Katie Zelem explains why joining Man Utd was a 'huge gamble' that has paid off

Katie Zelem will captain Man Utd in Sunday's FA Cup final at Wembley
Katie Zelem will captain Man Utd in Sunday's FA Cup final at Wembley / Matt McNulty/GettyImages

Manchester United captain Katie Zelem gave up a lot to join the club when a women’s team was reformed in 2018. But now she is preparing to lead the team out at Wembley in their first ever Women’s FA Cup final – it will be a moment she says ‘childhood dreams are made of’.

Manchester-born Zelem was only 22 when she got the call to head back United five years ago, having been in the the youth ranks for nearly a decade until being forced to start a senior career elsewhere. But she had already been a WSL champion at Liverpool and was playing abroad with Juventus, with whom she had won Serie A and got into the Champions League with a second club.

United, however, were starting out in the second tier.

“When I first signed five years ago everyone came from different backgrounds, different experiences. For me, it was my childhood club, but I’d just won the league and got into the Champions League at Juventus so it was a huge gamble for me to come back and play in the Championship,” she says.

“If you look back to where we were there to where we are now, it’s a crazy journey. I think it’s been a real rollercoaster with ups and downs. We’ve certainly come on leaps and bounds.

"From being at Leigh with some girls that have never played full-time or never had professional contracts to now being at this stage of the season competing for the double, I think it’s almost immeasurable. If in another five years we’re that far advanced then Manchester United will certainly be one of the biggest teams in Europe. I’m so proud to have been a part of the whole journey.”

Zelem, named captain in 2019 when Alex Greenwood left United for Lyon, is one of the few remaining ‘originals’ in the United squad along with Ella Toone, Leah Galton, Millie Turner. Kirsty Hanson and Emily Ramsey also joined on day one but have spent this season out on loan.

“It’s a bond that we’ll always share,” Zelem explains now. “We know that we’ve been through the same things together and different managers, different players but we’ve been there through it all and I think that’s so special.”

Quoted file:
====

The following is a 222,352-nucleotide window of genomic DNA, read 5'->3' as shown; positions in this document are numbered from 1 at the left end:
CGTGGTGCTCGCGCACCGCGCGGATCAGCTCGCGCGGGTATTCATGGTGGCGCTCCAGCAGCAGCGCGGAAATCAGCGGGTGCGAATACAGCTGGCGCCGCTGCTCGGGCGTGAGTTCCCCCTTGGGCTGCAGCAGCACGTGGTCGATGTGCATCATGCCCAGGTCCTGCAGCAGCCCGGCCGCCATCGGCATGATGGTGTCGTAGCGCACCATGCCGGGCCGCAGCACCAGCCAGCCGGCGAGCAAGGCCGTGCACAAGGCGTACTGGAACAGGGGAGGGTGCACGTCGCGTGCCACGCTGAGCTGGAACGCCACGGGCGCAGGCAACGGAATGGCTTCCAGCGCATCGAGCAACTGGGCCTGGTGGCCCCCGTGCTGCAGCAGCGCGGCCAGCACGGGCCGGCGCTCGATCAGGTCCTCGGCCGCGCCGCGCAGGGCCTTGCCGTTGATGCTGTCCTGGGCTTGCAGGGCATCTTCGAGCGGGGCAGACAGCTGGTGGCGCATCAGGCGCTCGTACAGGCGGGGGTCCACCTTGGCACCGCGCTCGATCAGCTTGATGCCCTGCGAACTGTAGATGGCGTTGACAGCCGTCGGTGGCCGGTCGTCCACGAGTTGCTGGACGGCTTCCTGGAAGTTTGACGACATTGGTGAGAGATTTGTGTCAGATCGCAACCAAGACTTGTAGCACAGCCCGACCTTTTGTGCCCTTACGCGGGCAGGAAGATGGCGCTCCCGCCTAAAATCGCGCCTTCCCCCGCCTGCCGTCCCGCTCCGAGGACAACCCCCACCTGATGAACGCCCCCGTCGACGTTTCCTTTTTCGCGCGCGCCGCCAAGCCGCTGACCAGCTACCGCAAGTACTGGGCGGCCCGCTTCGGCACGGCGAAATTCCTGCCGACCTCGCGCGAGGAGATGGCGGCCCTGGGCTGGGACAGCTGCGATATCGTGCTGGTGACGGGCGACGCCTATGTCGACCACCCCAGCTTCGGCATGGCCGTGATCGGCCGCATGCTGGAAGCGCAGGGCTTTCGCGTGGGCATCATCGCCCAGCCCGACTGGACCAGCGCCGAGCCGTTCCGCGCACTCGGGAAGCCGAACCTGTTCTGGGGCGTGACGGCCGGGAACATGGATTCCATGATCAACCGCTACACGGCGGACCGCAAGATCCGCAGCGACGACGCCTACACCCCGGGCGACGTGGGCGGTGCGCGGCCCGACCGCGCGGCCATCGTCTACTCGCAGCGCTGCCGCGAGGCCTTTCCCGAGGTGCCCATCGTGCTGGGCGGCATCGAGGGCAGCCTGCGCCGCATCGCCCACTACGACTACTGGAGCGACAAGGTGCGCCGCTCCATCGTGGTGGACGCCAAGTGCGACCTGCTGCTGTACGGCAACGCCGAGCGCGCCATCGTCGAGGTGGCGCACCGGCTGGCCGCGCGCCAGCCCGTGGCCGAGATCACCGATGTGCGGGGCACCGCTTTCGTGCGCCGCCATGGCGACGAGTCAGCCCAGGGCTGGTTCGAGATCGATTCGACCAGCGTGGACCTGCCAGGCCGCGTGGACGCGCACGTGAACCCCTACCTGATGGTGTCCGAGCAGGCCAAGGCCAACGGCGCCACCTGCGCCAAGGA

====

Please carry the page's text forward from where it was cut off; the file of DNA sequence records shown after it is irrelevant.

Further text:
Just as they are in the WSL title race, Chelsea are the team that stand in the way of Zelem’s United and potential FA Cup glory this coming Sunday. The Blues are the only side that United have faced in a competitive game but are yet to beat, but the gap between them has been closing.

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Chelsea won 6-1 at Leigh Sports Village as recently as the second week of last season. But United took the lead at Kingsmeadow twice on the final day of that campaign, albeit eventually conceding four, while this season’s meetings have been closer still and it took a route one Sam Kerr goal to be the sole difference during March’s encounter at Kingsmeadow again.

“We try not to talk about the 6-1!” Zelem laughs. “I think every time we’ve played Chelsea [since then] we’ve improved. We know what they’re about – they’re a team that doesn’t mind not having the ball and are defensively really organised. They’ve obviously got the threat in behind with Sam Kerr and threats on the counter attack. I think we know what their threats are now.

“I’ve said it a lot of times throughout the season, but it’s about confidence and belief. That’s why we’re doing well this year, because we genuinely believe we can win every game. When we play against Arsenal, I think we’ve got that psychological edge over them now and it’s about taking that sort of mentality into the Chelsea game.

“Obviously, Wembley is massive so it’s a bit of a difference when you go from Kingsmeadow to there, so hopefully the pitch size will make a bit of a difference in that. It’s about being patient, keeping the ball and creating chances and taking them when they come. We also know that, [losing] 1-0 in the last game was down to fine margins. One long ball and Sam Kerr scored.”

Zelem, whose father was also a footballer and once played in a Wembley final for Macclesfield, shares the opinion of manager Marc Skinner and plenty of others at United that Sunday is a starting point for the club in their ambitions, rather than any sort of pinnacle.

“I think this is just a baseline of where we want to be,” she explains. “We’ve always said we want to be in the Champions League and have always been close but not close enough. I think this is the turning season that everyone will look back [at].”

And on what it means to be a part of it all, starting with Wembley on Sunday…

“Manchester United lives firmly in my heart,” Zelem says. “Captaining Manchester United and making my debut – then this moment – are certainly up there in my highlights. It’s a club I’ve been at for a really long time and supported my whole life. It’s what childhood dreams are made of.”

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